A consultant at Davidson Young Scholar recommended Connected Camps, which Elizabeth joined and participated in a number of Summer Camps and Afterschool Lab programs to explore her newfound passions for building and coding.
“It has been great for her to learn and share her thoughts and ideas with campers, and professional and friendly moderators. Participating at the camps gave her further opportunities to experience group work with different age groups,” said Gwinup.
As Elizabeth’s proficiency grew, the family thought she would benefit from one-to-one mentoring. She was paired with Luke Lohden, who had been her counselor in the Scratch coding camp. To optimize the personalized learning experience, Lohden reached out to Elizabeth’s parents to work out how to tailor the program to her specific needs. Under his tutelage, she explored engineering with redstone, game design, programming in Scratch, and programming in Minecraft.
“My objective was to help her find her goals and aspirations for what she wanted to learn and light the way for her,” said Lohden. “Over the course of multiple weekly sessions we created red stone machines, adventure maps, programmed automated factories, and created many games and animations.”
Lohden’s ability to work with Elizabeth in a dedicated manner highlights one of the great benefits of homeschooling children in the digital age. No longer bound to the kitchen table, parents can reach out across the ether to assemble a virtual faculty for their child. And, despite the distance, kids can still enjoy the nurturing and personalized support that characterizes the best teachers-student relationships.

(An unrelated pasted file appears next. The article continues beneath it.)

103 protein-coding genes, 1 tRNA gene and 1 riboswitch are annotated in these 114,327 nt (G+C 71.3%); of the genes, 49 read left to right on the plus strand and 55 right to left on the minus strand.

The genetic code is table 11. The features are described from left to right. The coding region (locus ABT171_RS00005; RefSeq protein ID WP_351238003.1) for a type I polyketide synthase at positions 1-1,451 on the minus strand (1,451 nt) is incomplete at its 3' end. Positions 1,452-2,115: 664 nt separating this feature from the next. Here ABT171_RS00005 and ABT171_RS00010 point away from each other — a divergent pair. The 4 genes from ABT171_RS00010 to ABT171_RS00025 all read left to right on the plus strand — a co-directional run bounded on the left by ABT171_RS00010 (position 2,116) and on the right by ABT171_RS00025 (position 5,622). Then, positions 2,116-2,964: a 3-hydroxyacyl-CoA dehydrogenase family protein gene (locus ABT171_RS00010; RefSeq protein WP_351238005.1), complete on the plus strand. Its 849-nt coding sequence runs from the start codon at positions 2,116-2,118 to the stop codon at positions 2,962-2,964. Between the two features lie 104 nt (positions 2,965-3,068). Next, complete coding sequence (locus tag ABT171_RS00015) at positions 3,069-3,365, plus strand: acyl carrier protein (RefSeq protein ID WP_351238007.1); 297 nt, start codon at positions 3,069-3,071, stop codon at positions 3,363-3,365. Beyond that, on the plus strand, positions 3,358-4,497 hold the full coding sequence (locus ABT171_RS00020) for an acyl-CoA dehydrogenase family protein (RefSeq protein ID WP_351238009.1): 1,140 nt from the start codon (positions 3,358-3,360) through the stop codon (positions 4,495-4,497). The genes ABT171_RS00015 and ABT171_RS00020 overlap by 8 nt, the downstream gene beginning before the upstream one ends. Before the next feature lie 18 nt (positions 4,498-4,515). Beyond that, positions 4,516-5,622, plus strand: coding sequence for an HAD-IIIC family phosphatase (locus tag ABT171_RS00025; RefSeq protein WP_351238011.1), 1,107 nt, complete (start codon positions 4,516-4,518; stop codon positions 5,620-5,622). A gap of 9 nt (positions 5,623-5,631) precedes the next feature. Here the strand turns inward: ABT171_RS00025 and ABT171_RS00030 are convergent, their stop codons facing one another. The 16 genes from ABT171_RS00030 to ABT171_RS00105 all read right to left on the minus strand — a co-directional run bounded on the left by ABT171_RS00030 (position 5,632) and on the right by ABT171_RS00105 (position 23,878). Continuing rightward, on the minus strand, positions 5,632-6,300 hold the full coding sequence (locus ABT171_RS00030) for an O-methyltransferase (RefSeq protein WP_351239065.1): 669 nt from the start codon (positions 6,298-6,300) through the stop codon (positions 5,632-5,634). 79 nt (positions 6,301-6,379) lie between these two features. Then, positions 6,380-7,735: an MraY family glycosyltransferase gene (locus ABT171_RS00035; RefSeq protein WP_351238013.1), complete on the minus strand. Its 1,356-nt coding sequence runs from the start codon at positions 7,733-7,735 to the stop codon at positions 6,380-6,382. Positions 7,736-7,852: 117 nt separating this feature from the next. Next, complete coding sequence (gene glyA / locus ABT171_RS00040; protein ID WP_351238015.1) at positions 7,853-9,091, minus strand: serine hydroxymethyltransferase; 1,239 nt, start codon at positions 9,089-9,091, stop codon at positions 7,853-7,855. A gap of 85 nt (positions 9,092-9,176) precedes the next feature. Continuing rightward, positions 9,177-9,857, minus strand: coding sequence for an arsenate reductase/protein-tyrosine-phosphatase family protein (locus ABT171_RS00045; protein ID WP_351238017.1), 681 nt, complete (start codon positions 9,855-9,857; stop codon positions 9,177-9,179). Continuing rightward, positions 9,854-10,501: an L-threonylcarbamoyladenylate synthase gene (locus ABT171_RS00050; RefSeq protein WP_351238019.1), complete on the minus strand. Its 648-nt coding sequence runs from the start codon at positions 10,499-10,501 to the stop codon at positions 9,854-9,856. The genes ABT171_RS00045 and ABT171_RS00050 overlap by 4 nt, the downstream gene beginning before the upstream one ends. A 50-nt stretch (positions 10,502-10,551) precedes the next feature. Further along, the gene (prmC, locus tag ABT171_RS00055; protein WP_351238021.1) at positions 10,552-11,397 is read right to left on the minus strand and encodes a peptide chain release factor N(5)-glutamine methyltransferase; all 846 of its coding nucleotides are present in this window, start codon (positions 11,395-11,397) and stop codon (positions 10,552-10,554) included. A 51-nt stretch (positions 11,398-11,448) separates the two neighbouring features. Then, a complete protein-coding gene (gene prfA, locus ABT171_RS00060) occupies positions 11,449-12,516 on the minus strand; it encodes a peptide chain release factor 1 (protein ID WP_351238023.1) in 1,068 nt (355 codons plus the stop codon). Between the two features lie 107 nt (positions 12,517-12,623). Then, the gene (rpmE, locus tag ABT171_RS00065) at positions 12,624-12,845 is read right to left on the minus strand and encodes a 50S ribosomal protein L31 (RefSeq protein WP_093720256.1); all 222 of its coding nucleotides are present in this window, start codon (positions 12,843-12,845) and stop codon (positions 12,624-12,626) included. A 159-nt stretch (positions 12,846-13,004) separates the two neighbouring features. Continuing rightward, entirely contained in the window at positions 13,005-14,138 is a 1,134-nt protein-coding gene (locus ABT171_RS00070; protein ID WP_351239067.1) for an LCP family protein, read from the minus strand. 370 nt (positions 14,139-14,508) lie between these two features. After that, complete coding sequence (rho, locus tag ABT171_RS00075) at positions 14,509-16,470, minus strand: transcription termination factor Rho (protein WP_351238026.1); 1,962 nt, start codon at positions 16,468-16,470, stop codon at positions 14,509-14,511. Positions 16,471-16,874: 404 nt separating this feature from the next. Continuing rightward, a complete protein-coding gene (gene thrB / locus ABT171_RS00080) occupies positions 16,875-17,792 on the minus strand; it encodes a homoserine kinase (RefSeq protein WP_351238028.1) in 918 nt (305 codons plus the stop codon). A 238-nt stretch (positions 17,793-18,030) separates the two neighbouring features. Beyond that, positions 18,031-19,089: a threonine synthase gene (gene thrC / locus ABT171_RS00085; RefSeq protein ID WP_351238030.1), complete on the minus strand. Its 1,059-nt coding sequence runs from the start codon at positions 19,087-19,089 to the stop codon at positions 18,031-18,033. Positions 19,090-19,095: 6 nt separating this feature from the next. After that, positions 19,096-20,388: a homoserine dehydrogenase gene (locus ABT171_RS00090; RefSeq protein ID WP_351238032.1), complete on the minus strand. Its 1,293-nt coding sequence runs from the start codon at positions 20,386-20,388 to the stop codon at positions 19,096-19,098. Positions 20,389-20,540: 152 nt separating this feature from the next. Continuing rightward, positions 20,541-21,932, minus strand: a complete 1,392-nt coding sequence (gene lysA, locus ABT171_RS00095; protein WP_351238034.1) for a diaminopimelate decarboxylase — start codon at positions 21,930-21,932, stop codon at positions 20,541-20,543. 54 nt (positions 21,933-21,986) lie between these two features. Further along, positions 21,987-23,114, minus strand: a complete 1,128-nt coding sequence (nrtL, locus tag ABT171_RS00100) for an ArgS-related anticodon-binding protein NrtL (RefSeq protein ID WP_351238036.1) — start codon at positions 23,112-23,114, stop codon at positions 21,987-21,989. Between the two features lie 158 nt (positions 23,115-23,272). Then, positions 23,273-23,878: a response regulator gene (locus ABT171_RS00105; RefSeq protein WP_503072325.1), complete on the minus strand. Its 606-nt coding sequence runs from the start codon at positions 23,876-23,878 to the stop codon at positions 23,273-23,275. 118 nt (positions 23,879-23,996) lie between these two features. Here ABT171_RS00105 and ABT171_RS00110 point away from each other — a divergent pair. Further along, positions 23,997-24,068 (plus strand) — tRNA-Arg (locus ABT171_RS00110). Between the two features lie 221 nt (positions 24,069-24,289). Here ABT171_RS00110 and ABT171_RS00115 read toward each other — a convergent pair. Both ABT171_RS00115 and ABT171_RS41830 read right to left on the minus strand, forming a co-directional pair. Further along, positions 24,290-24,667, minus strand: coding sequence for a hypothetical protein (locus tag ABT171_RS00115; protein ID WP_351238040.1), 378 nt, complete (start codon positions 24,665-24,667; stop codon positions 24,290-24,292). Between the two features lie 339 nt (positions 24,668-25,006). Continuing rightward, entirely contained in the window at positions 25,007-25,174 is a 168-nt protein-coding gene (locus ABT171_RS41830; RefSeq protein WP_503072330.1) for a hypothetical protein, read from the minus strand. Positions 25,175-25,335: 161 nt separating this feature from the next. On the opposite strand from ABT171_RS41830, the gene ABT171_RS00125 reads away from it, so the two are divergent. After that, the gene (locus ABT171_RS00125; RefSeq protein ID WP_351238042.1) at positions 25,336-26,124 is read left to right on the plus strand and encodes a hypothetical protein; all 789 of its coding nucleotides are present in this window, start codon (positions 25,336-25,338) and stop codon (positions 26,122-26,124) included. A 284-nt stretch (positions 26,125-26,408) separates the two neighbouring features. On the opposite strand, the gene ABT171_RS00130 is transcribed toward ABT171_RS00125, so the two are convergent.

“I watched Elizabeth develop a firmer understanding of the concepts,” said Lohden. “For example, at the start, I would guide her through each step involved in building a for-loop through code. After a few sessions, I would instead just say to create a for-loop and she would. Until finally, after enough work, she was able to identify when she’d need to use for-loops on her own without my guidance. Over the course of our sessions I found myself stepping in to lend a hand less and less as she grew more confident and independent.”
It quickly became apparent to Lohden that Elizabeth had a passion for storytelling, so he helped her direct her coding projects to nourish her narrative interests.
“When coding programs for turtles, they couldn’t simply be coded to complete a task alone. They existed in a context. Together, over the course of multiple sessions, we built a ‘Turtle Town’ and every turtle denizen had a role and a personality,” said Lohden.
The specialized attention received by Elizabeth from her online mentor leveraged her passions and interests to help her learn new skills. While teaching their daughter at home, the Gwinups can transcend their own instructional capacity to provide a rich, varied, and highly individualized education for their child.
“Honestly, I can’t tell how much she has learned because neither my husband nor I can follow all of the things she can do anymore,” said Gwinup.
Photo courtesy jimmihomeschoolmom on flickr.